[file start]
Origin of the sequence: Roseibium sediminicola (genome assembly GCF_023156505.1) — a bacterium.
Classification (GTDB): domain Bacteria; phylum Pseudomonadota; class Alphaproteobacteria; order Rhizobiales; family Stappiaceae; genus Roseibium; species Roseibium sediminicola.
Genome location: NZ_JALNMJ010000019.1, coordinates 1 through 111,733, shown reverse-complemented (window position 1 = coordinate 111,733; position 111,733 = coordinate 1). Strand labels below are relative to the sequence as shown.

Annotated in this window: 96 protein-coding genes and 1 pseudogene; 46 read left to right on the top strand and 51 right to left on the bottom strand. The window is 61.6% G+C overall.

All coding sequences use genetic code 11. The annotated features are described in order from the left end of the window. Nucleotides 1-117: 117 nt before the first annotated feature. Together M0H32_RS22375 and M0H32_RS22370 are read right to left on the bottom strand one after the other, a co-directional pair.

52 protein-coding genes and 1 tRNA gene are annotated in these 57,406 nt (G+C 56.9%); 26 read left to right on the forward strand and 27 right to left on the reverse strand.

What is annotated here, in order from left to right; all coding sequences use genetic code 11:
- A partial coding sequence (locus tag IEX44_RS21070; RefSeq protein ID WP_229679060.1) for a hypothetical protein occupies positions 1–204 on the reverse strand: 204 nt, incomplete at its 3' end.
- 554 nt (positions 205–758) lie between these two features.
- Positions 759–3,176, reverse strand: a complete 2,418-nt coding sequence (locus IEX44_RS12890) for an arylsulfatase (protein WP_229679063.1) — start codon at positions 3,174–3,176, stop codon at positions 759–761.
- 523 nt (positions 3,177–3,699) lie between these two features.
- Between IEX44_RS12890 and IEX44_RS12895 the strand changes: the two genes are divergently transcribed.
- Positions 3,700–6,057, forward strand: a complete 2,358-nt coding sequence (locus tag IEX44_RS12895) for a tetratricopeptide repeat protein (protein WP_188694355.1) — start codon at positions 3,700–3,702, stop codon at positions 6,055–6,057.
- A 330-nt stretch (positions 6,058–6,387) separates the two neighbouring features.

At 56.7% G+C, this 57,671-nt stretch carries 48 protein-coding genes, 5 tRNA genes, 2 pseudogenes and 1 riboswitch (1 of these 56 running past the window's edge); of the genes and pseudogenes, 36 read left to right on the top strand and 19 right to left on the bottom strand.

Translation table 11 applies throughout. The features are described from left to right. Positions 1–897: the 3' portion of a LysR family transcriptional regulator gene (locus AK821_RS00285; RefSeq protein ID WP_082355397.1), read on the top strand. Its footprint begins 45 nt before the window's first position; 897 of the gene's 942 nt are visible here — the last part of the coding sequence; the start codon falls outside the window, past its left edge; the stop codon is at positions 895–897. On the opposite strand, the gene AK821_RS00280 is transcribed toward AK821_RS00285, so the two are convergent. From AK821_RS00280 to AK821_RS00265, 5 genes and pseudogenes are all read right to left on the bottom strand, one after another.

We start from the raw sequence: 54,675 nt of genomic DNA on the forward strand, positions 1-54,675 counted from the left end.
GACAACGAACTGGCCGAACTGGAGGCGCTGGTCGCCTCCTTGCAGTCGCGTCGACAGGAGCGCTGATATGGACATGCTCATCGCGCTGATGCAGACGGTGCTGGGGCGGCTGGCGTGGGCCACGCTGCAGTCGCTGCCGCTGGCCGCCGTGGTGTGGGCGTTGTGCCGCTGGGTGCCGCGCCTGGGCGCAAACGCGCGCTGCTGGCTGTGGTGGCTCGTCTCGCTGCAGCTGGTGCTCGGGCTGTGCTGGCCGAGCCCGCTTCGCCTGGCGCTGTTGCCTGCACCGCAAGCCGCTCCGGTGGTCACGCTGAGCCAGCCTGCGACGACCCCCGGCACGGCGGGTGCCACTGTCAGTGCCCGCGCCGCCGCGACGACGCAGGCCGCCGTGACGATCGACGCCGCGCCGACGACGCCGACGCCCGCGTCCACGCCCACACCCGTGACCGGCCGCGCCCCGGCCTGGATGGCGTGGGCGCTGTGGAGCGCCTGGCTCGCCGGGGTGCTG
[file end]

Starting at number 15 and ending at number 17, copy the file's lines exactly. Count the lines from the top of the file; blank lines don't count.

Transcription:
At 56.7% G+C, this 57,671-nt stretch carries 48 protein-coding genes, 5 tRNA genes, 2 pseudogenes and 1 riboswitch (1 of these 56 running past the window's edge); of the genes and pseudogenes, 36 read left to right on the top strand and 19 right to left on the bottom strand.

Translation table 11 applies throughout. The features are described from left to right. Positions 1–897: the 3' portion of a LysR family transcriptional regulator gene (locus AK821_RS00285; RefSeq protein ID WP_082355397.1), read on the top strand. Its footprint begins 45 nt before the window's first position; 897 of the gene's 942 nt are visible here — the last part of the coding sequence; the start codon falls outside the window, past its left edge; the stop codon is at positions 895–897. On the opposite strand, the gene AK821_RS00280 is transcribed toward AK821_RS00285, so the two are convergent. From AK821_RS00280 to AK821_RS00265, 5 genes and pseudogenes are all read right to left on the bottom strand, one after another.

We start from the raw sequence: 54,675 nt of genomic DNA on the forward strand, positions 1-54,675 counted from the left end.